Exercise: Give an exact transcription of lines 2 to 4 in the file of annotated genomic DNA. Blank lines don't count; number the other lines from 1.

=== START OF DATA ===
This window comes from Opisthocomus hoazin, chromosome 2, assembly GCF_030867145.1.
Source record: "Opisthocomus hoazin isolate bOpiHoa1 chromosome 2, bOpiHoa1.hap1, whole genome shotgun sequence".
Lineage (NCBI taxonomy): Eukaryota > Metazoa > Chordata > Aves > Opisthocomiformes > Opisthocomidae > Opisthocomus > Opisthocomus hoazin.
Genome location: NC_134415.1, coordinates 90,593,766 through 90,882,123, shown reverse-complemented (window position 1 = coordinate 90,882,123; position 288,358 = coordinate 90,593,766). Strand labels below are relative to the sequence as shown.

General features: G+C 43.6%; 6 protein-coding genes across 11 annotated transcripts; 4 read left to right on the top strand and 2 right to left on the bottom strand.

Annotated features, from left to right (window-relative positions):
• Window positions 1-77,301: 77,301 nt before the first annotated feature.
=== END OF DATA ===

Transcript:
Source record: "Opisthocomus hoazin isolate bOpiHoa1 chromosome 2, bOpiHoa1.hap1, whole genome shotgun sequence".
Lineage (NCBI taxonomy): Eukaryota > Metazoa > Chordata > Aves > Opisthocomiformes > Opisthocomidae > Opisthocomus > Opisthocomus hoazin.
Genome location: NC_134415.1, coordinates 90,593,766 through 90,882,123, shown reverse-complemented (window position 1 = coordinate 90,882,123; position 288,358 = coordinate 90,593,766). Strand labels below are relative to the sequence as shown.